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Publisher's Summary

The fascinating story of a young American amateur who helped the FBI bust a Russian spy in New York - sold in 10 countries and in a major deal with 20th Century Fox.

For three nerve-wracking years, Naveed Jamali spied on America for the Russians, trading thumb drives of sensitive technical data for envelopes of cash, selling out his own beloved country across noisy restaurant tables and in quiet parking lots. Or so the Russians believed. In fact this young American civilian was a covert double agent working with the FBI. The Cold War wasn't really over. It had just gone high tech.

How to Catch a Russian Spy is the one-of-a-kind story of how one young man's post-college adventure became a real-life US counterintelligence coup. He had no previous counterespionage experience. Everything he knew about undercover work he'd learned from Miami Vice and Magnum PI reruns and movies like Ronin, Spy Game, and anything with Bond or Bourne in the title. And yet, hoping to gain experience to become a navy intelligence officer, he convinced the FBI and the Russians they could trust him. With charm, cunning, and a big load of naiveté, he matched wits with a veteran Russian military-intelligence officer who was recruiting spies on American soil, outmaneuvering the Russian spy and his secret-hungry superiors. Along the way Jamali and his FBI handlers cast a rare light on espionage activities at the Russian Mission to the United Nations in New York and earned a solid US win in the escalating hostilities between Moscow and Washington.

Now Jamali reveals the whole engaging story behind his double-agent adventure - from coded signals on Craigslist to the Russian spy's propensity for Hooters' Buffalo wings. Cinematic, news-breaking, and wildly entertaining, How to Catch a Russian Spy is an armchair spy fantasy brought to life.

Film rights sold to 20th Century Fox for director Marc Webb (The Amazing Spider-Man, 500 Days of Summer).

©2015 Naveed Jamali (P)2015 Simon & Schuster

What members say

Average Customer Ratings

Overall

  • 3.5 out of 5 stars
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    43
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    40
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    26
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    12
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    13

Performance

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    43
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    28
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    8
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Story

  • 3.5 out of 5 stars
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Sort by:
  • Overall
    3 out of 5 stars
  • Performance
    3 out of 5 stars
  • Story
    1 out of 5 stars
  • ar
  • 07-01-15

The whole book is a humblebrag.

What did you like best about How to Catch a Russian Spy? What did you like least?

You know when your friend studies abroad in Spain for 1 semester and then they come back really adamant about pronouncing Barcelona as "Barthelona" ? That's just a tiny fraction of this guy. You can hardly get to the story without him dropping random Master's degree's that his family has, random references to graduate student beloved writers, and name drops of esoteric post-modern authors. Sure, I understood because this was, moronically, the type of stuff I chose to study in college. But Man, this guy is SO over the top. It's like a guy struggling to bench press as much as he can to show you that he can. The story is totally 2nd to you understanding how cool and hip and urbane he is. He's so well read and dreamy.... and what are we even talking about? Russian Spies?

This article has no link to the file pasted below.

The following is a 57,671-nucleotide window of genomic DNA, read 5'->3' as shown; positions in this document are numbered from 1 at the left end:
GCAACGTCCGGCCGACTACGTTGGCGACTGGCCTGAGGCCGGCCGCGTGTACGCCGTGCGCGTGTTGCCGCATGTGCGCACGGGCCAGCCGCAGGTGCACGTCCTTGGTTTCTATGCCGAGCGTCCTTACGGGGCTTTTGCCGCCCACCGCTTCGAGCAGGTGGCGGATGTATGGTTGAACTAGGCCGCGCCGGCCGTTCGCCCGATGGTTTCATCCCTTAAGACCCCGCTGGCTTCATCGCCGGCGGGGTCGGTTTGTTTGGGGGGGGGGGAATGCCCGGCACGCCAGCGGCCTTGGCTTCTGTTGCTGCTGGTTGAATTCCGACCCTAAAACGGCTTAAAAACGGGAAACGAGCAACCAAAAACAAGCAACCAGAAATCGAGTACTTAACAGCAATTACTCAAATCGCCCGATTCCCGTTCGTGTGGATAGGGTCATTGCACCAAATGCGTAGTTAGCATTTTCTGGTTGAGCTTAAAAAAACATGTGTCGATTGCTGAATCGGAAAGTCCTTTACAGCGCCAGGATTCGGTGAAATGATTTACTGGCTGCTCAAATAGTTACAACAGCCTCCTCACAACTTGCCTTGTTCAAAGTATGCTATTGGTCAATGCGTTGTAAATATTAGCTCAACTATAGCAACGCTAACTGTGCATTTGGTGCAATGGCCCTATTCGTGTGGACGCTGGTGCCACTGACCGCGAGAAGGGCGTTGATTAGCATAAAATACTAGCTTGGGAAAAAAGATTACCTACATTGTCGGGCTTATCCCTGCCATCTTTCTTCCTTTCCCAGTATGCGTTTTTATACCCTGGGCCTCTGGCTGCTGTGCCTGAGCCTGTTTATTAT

He waxes poetic for entire chapters about how cool he was in high school and college, making you sit around and relive his glory days with him, like he's Al Bundy from "Married with Children" talking about his four touchdowns that one game back at Polk High.

What I liked best? I guess the few moments of 'fly on the wall' insight where a) it didn't feel like he wasn't embellishing, which was rare, and b) he wasn't flexing his 'I just got out of grad school, look at all these random esoteric names I can drop' muscles. But those moments were fleeting.

What was most disappointing about Naveed Jamali and Ellis Henican ’s story?

How insecure this guy must feel on a regular basis.

What three words best describe Kirby Heyborne’s performance?

Just Too Much

Do you think How to Catch a Russian Spy needs a follow-up book? Why or why not?

Definitely not - the writer just needs to gain some confidence and focus on telling a gripping story. We're here for the russian spy stuff, not how cool it was that time you got sent to the principals office in school (I wish I was joking)

Any additional comments?

The narrator - He actually wasn't bad , but the accents were terrible and ill-advised in general. Really doesn't help add to the 'non-fiction' vice when he's doing goofy voices for every character.

15 of 16 people found this review helpful

  • Overall
    1 out of 5 stars
  • Performance
    1 out of 5 stars
  • Story
    1 out of 5 stars

Pretentious egotism

What could have made this a 4 or 5-star listening experience for you?

A real plot not a narrative.

Would you ever listen to anything by Naveed Jamali and Ellis Henican again?

Never

Who would you have cast as narrator instead of Kirby Heyborne?

Anyone. He made it sound like the author was a twelve year old.

You didn’t love this book... but did it have any redeeming qualities?

None

Any additional comments?